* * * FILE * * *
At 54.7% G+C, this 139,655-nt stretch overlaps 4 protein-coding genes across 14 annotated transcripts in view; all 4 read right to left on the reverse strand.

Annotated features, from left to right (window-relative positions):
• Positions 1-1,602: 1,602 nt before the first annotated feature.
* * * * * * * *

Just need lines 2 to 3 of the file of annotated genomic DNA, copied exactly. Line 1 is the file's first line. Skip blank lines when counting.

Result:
Annotated features, from left to right (window-relative positions):
• Positions 1-1,602: 1,602 nt before the first annotated feature.